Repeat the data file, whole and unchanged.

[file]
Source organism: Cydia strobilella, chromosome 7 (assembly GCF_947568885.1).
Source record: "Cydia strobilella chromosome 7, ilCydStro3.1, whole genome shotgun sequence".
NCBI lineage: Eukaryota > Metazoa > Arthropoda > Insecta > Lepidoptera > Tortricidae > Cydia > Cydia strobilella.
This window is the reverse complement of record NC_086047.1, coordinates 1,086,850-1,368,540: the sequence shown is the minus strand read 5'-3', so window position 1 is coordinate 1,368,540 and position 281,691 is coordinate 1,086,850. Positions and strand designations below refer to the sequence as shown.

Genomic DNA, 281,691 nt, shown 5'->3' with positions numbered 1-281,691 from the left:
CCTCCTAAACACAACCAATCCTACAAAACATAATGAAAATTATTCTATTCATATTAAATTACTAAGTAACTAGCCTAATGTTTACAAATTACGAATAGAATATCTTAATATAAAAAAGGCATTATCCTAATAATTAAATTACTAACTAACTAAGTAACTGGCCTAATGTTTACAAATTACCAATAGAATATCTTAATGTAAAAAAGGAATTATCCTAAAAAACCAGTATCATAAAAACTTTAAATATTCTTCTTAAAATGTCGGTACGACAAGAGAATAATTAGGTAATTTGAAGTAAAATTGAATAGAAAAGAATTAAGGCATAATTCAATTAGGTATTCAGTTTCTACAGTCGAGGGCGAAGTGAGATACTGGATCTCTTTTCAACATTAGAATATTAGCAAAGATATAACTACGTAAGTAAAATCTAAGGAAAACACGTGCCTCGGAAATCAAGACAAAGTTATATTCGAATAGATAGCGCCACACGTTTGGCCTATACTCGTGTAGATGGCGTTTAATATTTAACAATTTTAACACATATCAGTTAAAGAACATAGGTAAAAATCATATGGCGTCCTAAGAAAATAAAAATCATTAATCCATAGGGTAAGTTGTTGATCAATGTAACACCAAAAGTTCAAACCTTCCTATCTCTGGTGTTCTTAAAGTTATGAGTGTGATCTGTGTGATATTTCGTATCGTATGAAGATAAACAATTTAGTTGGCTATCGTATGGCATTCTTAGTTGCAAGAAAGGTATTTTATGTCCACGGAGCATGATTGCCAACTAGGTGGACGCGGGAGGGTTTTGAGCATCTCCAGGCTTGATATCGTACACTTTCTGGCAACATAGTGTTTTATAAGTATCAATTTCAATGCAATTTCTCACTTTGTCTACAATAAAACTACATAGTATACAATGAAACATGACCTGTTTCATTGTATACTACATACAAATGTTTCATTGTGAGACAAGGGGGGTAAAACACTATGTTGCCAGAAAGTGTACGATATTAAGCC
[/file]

Source organism: Cydia strobilella, chromosome 7 (assembly GCF_947568885.1).
Source record: "Cydia strobilella chromosome 7, ilCydStro3.1, whole genome shotgun sequence".
NCBI lineage: Eukaryota > Metazoa > Arthropoda > Insecta > Lepidoptera > Tortricidae > Cydia > Cydia strobilella.
This window is the reverse complement of record NC_086047.1, coordinates 1,086,850-1,368,540: the sequence shown is the minus strand read 5'-3', so window position 1 is coordinate 1,368,540 and position 281,691 is coordinate 1,086,850. Positions and strand designations below refer to the sequence as shown.

Genomic DNA, 281,691 nt, shown 5'->3' with positions numbered 1-281,691 from the left:
CCTCCTAAACACAACCAATCCTACAAAACATAATGAAAATTATTCTATTCATATTAAATTACTAAGTAACTAGCCTAATGTTTACAAATTACGAATAGAATATCTTAATATAAAAAAGGCATTATCCTAATAATTAAATTACTAACTAACTAAGTAACTGGCCTAATGTTTACAAATTACCAATAGAATATCTTAATGTAAAAAAGGAATTATCCTAAAAAACCAGTATCATAAAAACTTTAAATATTCTTCTTAAAATGTCGGTACGACAAGAGAATAATTAGGTAATTTGAAGTAAAATTGAATAGAAAAGAATTAAGGCATAATTCAATTAGGTATTCAGTTTCTACAGTCGAGGGCGAAGTGAGATACTGGATCTCTTTTCAACATTAGAATATTAGCAAAGATATAACTACGTAAGTAAAATCTAAGGAAAACACGTGCCTCGGAAATCAAGACAAAGTTATATTCGAATAGATAGCGCCACACGTTTGGCCTATACTCGTGTAGATGGCGTTTAATATTTAACAATTTTAACACATATCAGTTAAAGAACATAGGTAAAAATCATATGGCGTCCTAAGAAAATAAAAATCATTAATCCATAGGGTAAGTTGTTGATCAATGTAACACCAAAAGTTCAAACCTTCCTATCTCTGGTGTTCTTAAAGTTATGAGTGTGATCTGTGTGATATTTCGTATCGTATGAAGATAAACAATTTAGTTGGCTATCGTATGGCATTCTTAGTTGCAAGAAAGGTATTTTATGTCCACGGAGCATGATTGCCAACTAGGTGGACGCGGGAGGGTTTTGAGCATCTCCAGGCTTGATATCGTACACTTTCTGGCAACATAGTGTTTTATAAGTATCAATTTCAATGCAATTTCTCACTTTGTCTACAATAAAACTACATAGTATACAATGAAACATGACCTGTTTCATTGTATACTACATACAAATGTTTCATTGTGAGACAAGGGGGGTAAAACACTATGTTGCCAGAAAGTGTACGATATTAAGCC